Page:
In my view there can be no doubt that Mr Quinn made the recording to make clear what his intentions were in relation to the disposal of his possessions after his death. Mr Quinn called the recording his ‘last Will’ in his opening remarks and spoke about the distribution of his property ‘after his death.’ He therefore understood it was to operate after his death.”

“Having considered the recording I consider that Mr Quinn expressed a firm intention to leave all of his assets to Mrs Quinn, given the relatively young age of his children at the time of the recording, such an intention is entirely logical in the circumstances.”

In a digital age, we need to be more aware of the potential implications of such ‘informal’ wills, particularly in circumstances where the person making such an informal will may not have been given any legal advice.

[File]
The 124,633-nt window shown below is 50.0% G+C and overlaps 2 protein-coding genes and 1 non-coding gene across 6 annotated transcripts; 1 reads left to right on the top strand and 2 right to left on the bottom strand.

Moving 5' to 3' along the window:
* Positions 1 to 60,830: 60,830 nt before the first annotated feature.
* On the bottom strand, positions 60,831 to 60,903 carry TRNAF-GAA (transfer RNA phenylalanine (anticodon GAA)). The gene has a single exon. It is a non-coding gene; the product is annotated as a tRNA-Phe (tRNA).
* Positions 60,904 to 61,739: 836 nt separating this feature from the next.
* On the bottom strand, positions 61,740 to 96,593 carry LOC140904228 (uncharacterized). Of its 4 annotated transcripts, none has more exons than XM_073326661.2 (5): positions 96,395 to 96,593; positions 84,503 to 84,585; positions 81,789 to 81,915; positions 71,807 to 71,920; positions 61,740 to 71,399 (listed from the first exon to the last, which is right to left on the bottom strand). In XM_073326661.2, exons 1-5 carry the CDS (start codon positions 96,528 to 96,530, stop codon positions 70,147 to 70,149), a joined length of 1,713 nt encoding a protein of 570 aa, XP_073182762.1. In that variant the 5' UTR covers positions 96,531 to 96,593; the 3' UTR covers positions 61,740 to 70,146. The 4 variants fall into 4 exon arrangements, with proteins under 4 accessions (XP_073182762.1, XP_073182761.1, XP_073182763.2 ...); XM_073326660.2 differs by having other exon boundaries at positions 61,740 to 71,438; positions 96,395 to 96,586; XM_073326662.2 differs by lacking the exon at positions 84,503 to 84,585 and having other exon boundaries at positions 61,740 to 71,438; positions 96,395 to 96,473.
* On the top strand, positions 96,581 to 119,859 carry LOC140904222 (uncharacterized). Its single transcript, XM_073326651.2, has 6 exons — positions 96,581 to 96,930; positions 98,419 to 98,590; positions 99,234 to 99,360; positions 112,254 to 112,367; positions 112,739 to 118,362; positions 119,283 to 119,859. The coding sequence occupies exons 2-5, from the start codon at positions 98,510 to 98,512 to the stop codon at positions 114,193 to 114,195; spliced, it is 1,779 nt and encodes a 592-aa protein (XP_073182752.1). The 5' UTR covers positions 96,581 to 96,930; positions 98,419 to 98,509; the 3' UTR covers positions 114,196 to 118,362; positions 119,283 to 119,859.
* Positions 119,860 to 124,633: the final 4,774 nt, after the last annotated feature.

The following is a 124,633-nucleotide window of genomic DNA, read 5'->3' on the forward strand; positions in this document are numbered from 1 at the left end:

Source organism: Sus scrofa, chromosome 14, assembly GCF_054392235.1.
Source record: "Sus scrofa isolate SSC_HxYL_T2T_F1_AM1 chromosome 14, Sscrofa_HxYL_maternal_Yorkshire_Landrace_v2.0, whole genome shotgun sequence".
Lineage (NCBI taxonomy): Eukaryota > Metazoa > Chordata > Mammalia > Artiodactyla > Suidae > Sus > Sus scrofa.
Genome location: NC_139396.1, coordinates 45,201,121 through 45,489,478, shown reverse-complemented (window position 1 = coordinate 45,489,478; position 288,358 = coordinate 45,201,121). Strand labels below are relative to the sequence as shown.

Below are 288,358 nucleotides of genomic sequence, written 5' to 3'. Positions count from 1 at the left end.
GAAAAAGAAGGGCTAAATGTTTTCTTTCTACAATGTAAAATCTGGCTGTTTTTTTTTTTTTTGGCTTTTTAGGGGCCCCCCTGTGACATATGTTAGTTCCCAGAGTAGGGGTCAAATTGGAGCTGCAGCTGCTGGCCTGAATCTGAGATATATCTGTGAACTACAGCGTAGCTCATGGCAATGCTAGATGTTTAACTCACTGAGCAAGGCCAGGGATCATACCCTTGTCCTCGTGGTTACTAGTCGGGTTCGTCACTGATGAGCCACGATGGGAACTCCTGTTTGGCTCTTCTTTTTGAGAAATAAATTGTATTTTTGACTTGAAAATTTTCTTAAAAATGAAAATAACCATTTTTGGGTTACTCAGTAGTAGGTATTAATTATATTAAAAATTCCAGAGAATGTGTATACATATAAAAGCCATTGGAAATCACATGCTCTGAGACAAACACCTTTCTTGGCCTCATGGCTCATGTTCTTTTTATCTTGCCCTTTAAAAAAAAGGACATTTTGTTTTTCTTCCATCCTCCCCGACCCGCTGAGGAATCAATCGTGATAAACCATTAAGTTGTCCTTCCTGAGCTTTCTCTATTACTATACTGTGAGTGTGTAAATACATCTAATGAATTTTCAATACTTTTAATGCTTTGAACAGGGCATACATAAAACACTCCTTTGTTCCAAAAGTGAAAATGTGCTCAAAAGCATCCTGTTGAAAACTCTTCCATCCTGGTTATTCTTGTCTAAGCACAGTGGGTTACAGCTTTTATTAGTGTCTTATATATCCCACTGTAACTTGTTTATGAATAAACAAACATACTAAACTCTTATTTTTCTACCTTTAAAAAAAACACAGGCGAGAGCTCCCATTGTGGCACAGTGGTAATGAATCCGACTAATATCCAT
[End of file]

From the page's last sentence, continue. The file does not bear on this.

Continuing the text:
Attorney-General Argues a Sperm Donor is a Parent – what does this mean on death??

The term ‘parent’ is currently expressed under the Family Law Act (Cth) to mean a child’s biological parent, unless there is express provision for an alternative.

Sperm donors in Australia have never been considered as the parent of the child and not named on the birth certificate, unless they were married or in a de-facto relationship with the mother at the time that the child was conceived. Under the Status of Children Act 1974 (Victoria), there is a presumption of law that if a woman becomes pregnant from an IVF procedure and a child is produced and born as a result, the man who produced the sperm is not the father or a parent of that child.